Anyway, considered on its own merits, The Swimming Pool is pretty good. The heroine is Lois Maynard, and yes, she’s in her late twenties, and she’s the youngest daughter of the family, and they’ve definitely seen better times. There’s even a domineering mother, although she’s dead by the time the story begins. Read the rest of this entry ?

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The Gauntlet

June 4, 2011

I while ago Eleanor recommended Ronald Welch’s Carey family series, which follows various Careys as they participate in pretty much every major conflict England’s been involved in in the last thousand years. We have similar taste in historical adventure novels, so I had pretty high hopes for Welch, and Knight Crusader, the first Carey book, was enormously fun — both bloodier and more educational than I expected. But the next Welch book in the New York Public Library’s collection takes place several hundred years later, and I get kind of weird about reading series in order, so now I’m just hoping to randomly stumble across the next book somewhere.

But the NYPL also had another Welch book, written shortly before Knight Crusader. It’s called The Gauntlet, and it’s a timeslip novel in which a young boy spending a vacation in Wales picks up a metal gauntlet and finds himself in the middle ages, where he is taken for the son of the local Norman family. It’s even more intensely educational than Knight Crusader, but that’s sort of what timeslip novels are for most of the time: you get to listen in on the protagonist getting everything explained to them.  And Welch knows his stuff, as far as I can tell.

It’s sort of exactly what you would expect of a children’s historical novel written in the fifties, and I mean that in a good way. It’s not the most emotionally engaging book, but it doesn’t need to be. And Welch is one of those writers who knows how to give you as much revenge as you want without giving you so much that you wish you hadn’t wanted it in the first place, although that might be a matter of opinion. I’m not sure how my thirst for revenge on fictional characters stacks up against other people’s.

Anyway, a pretty good book.

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Top 10 Underappreciated Children’s Books 2/3

May 17, 2011

Here’s part two. You may notice that the formatting is unbelieveably horrible. I tried to fix it, but I’ve given up now.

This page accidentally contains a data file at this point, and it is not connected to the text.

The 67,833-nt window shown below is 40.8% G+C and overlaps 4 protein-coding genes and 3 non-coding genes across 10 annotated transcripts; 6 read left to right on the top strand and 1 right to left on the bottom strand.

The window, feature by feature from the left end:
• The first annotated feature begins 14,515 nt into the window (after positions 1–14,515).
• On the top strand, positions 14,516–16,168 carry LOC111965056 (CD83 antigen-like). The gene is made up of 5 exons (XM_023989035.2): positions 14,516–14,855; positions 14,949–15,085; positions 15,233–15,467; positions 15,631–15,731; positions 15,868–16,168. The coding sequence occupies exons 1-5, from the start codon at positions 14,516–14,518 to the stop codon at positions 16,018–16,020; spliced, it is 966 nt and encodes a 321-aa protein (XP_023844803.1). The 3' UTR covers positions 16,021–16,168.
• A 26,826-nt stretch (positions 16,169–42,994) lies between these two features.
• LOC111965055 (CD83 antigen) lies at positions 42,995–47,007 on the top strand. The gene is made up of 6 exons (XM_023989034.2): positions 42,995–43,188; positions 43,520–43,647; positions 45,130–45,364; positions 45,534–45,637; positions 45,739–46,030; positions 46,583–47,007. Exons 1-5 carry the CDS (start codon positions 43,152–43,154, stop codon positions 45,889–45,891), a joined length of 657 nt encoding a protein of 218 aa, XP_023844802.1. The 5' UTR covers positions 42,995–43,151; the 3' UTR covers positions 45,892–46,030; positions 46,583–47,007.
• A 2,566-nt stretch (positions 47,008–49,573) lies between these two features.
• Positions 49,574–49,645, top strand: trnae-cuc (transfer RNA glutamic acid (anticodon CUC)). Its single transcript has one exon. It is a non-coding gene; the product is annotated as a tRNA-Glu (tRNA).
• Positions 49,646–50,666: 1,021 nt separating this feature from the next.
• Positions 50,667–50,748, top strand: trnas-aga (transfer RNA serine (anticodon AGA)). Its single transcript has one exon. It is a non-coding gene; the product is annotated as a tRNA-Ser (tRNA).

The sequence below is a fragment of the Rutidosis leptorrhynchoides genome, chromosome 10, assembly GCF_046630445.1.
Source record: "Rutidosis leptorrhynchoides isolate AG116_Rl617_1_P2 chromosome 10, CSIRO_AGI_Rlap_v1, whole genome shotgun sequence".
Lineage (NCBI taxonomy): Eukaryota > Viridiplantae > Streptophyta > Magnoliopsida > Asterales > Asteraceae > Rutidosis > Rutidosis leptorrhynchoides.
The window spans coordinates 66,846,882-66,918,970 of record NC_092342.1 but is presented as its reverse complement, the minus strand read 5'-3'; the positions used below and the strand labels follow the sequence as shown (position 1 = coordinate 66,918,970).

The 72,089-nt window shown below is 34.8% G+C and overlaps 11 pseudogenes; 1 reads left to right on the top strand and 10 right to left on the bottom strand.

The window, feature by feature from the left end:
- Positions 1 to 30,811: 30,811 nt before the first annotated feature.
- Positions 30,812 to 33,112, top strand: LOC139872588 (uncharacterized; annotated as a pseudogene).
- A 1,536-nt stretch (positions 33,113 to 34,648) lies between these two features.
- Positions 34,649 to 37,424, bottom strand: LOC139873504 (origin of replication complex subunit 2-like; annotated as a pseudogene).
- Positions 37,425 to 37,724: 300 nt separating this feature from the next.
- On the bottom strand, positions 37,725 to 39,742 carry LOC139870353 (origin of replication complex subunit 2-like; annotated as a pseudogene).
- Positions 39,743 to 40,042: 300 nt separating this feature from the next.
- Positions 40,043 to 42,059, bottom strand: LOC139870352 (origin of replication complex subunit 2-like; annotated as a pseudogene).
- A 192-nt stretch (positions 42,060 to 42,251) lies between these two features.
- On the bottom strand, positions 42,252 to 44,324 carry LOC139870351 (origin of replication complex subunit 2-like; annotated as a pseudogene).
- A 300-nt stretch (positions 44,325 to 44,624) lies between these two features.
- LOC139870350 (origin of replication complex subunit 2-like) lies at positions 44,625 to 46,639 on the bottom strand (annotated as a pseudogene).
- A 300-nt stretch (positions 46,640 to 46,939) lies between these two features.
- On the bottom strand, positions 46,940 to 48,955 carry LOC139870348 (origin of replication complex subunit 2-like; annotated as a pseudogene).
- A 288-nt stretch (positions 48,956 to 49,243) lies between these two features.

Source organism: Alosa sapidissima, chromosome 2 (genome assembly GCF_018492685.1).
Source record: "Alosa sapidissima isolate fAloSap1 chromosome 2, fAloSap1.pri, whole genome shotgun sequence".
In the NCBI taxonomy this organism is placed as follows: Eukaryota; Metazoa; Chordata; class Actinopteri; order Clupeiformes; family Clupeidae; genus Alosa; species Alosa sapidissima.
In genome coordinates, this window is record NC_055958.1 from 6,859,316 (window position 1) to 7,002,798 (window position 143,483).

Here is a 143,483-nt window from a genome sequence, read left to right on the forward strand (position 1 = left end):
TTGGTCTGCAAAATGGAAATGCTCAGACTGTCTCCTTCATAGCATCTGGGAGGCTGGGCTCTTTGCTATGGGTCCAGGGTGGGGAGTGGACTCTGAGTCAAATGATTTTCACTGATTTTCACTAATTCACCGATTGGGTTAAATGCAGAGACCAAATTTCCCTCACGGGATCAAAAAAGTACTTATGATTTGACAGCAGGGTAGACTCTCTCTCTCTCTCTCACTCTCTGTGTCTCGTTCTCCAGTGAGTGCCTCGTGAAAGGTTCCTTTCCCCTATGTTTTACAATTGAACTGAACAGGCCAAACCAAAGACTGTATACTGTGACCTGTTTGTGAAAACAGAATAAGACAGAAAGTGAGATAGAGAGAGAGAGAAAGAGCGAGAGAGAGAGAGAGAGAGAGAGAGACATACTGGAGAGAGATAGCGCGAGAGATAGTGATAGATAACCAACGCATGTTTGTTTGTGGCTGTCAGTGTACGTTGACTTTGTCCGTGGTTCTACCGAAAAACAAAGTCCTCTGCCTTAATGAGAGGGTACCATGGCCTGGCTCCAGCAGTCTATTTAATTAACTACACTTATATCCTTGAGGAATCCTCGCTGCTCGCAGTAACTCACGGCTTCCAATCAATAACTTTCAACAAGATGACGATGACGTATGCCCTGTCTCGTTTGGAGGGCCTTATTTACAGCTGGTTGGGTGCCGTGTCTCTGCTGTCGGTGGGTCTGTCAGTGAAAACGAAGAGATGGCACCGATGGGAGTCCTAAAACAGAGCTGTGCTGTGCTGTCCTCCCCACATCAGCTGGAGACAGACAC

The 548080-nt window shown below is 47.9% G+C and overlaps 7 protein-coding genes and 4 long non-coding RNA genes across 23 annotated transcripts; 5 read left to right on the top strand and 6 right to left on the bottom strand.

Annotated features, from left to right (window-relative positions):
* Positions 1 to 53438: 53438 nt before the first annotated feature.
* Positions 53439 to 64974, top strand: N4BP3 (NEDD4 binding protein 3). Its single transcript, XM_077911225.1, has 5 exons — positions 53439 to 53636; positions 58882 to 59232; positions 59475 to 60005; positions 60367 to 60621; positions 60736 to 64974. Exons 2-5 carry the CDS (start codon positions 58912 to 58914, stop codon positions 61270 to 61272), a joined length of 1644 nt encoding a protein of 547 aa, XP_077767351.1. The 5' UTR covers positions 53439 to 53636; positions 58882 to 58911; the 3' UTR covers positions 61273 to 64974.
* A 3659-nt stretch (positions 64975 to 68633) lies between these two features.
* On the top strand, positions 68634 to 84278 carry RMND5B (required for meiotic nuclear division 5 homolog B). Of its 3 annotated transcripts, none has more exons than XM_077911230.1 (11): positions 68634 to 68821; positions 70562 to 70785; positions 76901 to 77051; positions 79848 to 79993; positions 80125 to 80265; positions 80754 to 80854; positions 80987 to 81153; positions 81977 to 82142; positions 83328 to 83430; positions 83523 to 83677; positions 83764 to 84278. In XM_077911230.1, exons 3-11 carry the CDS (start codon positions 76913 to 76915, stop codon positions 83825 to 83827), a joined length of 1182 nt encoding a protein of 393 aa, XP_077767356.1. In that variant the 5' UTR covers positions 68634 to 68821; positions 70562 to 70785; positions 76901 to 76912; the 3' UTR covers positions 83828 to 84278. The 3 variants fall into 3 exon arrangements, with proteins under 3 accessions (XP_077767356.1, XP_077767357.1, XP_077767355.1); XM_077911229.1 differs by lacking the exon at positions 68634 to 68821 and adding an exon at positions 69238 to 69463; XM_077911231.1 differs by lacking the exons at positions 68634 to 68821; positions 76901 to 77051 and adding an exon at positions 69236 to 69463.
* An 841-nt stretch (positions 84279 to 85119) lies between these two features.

Part 1/3

Read the rest of this entry ?

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Top 10 Underappreciated Children’s Books 1/3

May 6, 2011

Okay, so the thing about this list? It’s going to be incredibly subjective. I’ve limited it to books I own, and to books I first read when I was the appropriate age for them. So, a) there are things that I haven’t included because I haven’t read them since I was in sixth grade, and I’ve never been able to track them down, and b) these are the books I grew up on, and my love for them isn’t always rational. I mean, I’m trying — Patty’s Summer Days isn’t on here because I know that not many people really go for that sort of thing. And there are books I loved as much as these that aren’t under-appreciated by any definition. I would like to note, however, that Little Women is not one of them. It is over-appreciated, and — okay, I can’t say I don’t like it at all. But I don’t like it very much, and I have lots of unpopular opinions about it. My best-loved Louisa May Alcott book is and always will be An Old-Fashioned Girl.

Anyway. Read the rest of this entry ?

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Snobbery with Violence

October 26, 2010

I ordered Snobbery with Violence, by Colin Watson, on the recommendation of Cristiane, and on the whole I liked it, but I do have some reservations. Well, a  lot.

Snobbery with Violence is a discussion of some of the most popular authors of crime fiction between, approximately, World War I and the 1960s, when the book was written. Watson’s premise is that an era’s most popular fiction tells you the most about its reading public, and obviously that’s a thesis I can get behind. What bothered me was that most of the snobbery involved seemed to come from the author. Colin Watson may think he likes mystery novels, but my impression is that he hates them and the people that read them. Read the rest of this entry ?